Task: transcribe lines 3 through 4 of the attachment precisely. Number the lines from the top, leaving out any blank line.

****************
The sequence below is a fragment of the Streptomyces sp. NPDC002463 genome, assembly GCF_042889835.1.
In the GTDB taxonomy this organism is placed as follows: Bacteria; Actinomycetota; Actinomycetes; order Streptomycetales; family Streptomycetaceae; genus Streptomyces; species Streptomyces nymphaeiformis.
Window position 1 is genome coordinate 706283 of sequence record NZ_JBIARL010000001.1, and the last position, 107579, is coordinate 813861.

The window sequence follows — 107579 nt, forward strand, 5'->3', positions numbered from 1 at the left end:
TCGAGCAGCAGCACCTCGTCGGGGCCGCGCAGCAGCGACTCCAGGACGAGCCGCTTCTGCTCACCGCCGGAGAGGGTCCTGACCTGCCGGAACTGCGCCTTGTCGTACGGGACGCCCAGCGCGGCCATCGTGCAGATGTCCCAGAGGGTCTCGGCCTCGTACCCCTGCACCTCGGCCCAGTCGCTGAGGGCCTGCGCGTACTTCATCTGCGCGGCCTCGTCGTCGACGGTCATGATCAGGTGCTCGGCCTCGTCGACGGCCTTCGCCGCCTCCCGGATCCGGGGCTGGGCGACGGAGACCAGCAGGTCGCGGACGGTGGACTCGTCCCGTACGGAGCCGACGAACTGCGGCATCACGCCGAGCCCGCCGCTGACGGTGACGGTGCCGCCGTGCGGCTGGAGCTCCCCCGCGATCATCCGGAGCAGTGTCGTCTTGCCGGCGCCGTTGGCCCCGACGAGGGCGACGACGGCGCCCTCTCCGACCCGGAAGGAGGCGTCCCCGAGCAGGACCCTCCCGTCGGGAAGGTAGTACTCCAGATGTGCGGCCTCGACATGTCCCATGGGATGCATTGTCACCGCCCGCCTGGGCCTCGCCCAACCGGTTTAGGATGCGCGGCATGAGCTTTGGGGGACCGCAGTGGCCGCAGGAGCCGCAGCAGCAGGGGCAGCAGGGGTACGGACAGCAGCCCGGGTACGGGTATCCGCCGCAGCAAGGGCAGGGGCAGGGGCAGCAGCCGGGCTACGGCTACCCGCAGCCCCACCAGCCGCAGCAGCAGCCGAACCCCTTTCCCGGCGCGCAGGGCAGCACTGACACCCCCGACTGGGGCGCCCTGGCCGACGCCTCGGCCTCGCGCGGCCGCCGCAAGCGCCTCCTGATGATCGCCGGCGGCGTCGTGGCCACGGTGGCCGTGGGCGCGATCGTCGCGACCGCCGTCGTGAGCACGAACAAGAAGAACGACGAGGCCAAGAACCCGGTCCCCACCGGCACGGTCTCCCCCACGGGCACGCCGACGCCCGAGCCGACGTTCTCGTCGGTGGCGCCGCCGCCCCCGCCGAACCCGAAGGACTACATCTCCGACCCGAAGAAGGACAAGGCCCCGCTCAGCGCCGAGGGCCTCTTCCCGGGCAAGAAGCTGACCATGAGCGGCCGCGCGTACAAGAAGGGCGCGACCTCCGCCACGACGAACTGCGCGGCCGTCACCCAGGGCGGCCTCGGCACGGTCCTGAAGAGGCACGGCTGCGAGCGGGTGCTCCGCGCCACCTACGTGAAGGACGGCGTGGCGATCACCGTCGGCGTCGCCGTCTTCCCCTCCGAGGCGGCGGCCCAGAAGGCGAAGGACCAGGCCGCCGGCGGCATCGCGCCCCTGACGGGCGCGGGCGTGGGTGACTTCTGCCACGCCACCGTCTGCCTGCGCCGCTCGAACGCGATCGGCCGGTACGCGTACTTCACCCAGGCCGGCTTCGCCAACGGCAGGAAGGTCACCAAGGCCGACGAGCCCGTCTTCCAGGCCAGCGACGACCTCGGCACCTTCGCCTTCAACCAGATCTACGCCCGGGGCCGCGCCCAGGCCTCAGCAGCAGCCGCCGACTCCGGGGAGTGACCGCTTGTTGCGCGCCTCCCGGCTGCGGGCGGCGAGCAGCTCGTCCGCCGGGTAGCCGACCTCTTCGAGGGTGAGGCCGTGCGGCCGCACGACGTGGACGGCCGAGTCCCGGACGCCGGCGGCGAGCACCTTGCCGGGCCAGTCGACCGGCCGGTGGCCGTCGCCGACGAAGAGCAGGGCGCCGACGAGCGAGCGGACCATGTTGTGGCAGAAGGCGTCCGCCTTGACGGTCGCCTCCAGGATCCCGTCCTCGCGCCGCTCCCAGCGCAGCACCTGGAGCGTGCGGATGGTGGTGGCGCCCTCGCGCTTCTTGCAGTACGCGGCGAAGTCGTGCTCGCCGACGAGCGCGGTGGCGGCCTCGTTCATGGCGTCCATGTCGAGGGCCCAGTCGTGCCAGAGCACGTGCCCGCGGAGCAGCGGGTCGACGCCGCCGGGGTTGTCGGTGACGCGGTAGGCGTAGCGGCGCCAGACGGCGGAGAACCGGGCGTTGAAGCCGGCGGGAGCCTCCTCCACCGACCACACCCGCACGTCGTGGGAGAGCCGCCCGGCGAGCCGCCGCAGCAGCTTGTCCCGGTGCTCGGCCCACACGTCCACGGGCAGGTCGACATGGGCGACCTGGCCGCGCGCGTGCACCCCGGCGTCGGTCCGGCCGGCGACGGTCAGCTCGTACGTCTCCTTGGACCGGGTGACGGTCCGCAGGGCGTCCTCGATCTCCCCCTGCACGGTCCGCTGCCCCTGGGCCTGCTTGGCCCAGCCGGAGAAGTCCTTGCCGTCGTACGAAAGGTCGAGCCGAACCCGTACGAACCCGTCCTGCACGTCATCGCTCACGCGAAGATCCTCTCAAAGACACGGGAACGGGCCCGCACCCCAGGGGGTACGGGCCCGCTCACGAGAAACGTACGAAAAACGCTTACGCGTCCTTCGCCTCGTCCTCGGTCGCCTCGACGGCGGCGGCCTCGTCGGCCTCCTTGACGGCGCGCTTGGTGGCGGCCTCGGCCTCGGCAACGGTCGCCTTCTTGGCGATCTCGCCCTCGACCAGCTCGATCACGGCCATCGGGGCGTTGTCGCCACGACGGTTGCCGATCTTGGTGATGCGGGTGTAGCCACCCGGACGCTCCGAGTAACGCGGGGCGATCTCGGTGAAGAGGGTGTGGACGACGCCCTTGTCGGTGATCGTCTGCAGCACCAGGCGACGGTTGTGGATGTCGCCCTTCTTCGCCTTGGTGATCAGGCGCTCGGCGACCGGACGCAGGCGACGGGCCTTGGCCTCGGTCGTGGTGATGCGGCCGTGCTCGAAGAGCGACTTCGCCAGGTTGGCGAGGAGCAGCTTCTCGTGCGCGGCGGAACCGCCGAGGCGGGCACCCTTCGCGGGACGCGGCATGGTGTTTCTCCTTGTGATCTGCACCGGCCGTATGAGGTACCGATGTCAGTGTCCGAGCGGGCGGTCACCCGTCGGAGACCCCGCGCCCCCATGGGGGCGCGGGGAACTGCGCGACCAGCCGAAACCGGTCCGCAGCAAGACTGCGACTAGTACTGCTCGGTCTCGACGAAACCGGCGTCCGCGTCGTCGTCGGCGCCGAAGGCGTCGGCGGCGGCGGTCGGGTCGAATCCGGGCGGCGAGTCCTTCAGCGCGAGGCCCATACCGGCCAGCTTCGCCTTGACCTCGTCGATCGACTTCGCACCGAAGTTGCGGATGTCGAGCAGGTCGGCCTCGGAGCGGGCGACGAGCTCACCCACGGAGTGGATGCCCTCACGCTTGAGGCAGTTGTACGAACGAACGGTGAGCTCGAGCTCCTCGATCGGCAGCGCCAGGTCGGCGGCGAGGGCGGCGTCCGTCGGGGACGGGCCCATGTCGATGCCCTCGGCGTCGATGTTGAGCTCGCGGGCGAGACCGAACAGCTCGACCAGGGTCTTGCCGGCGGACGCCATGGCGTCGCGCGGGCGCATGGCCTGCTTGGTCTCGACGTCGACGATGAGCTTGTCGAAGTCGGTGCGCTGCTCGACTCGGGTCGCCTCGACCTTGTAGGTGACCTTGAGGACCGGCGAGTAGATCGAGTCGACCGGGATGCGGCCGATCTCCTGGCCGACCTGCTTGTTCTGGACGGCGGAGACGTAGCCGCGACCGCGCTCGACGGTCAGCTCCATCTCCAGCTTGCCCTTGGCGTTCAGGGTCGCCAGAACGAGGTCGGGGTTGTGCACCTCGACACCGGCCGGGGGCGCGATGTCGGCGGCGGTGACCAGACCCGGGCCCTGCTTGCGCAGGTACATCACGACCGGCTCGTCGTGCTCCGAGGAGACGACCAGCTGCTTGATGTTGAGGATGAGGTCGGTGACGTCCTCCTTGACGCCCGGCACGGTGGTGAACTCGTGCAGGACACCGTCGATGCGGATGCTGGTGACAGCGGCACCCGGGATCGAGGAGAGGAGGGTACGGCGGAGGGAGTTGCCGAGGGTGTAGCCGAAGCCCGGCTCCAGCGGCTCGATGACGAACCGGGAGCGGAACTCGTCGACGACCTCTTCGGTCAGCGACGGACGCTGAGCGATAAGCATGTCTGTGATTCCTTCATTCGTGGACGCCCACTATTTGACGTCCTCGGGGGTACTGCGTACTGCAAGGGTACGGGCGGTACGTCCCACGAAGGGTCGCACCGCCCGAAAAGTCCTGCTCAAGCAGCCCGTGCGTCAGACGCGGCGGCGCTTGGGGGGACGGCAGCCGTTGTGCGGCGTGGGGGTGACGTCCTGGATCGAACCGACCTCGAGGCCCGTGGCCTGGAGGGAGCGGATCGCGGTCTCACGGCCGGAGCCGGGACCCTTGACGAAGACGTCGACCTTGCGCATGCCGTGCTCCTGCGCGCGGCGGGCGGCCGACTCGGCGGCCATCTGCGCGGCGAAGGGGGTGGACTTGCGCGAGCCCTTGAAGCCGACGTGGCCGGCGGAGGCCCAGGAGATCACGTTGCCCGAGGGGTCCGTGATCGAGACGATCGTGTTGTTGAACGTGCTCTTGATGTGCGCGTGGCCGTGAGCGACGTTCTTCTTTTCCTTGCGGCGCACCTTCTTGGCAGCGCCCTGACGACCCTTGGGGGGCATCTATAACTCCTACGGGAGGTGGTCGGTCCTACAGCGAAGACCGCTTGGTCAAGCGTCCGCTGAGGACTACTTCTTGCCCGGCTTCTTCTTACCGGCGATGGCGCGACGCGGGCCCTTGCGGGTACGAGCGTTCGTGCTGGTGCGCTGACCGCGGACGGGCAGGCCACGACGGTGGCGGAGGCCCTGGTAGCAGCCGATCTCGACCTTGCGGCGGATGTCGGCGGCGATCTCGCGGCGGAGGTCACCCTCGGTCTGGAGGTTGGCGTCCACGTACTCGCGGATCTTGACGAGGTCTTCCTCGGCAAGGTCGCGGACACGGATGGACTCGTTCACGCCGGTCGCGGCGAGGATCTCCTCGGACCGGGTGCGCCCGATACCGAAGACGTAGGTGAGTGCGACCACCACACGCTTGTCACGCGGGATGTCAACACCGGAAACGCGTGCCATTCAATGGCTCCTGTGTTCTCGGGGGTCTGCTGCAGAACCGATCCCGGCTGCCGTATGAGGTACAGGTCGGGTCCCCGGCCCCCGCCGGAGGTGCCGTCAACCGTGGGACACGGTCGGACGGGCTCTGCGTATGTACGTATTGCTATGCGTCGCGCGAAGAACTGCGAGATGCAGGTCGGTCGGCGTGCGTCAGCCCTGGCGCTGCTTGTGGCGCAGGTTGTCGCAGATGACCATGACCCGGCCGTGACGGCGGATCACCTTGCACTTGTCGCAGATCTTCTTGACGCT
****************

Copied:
Window position 1 is genome coordinate 706283 of sequence record NZ_JBIARL010000001.1, and the last position, 107579, is coordinate 813861.

The window sequence follows — 107579 nt, forward strand, 5'->3', positions numbered from 1 at the left end: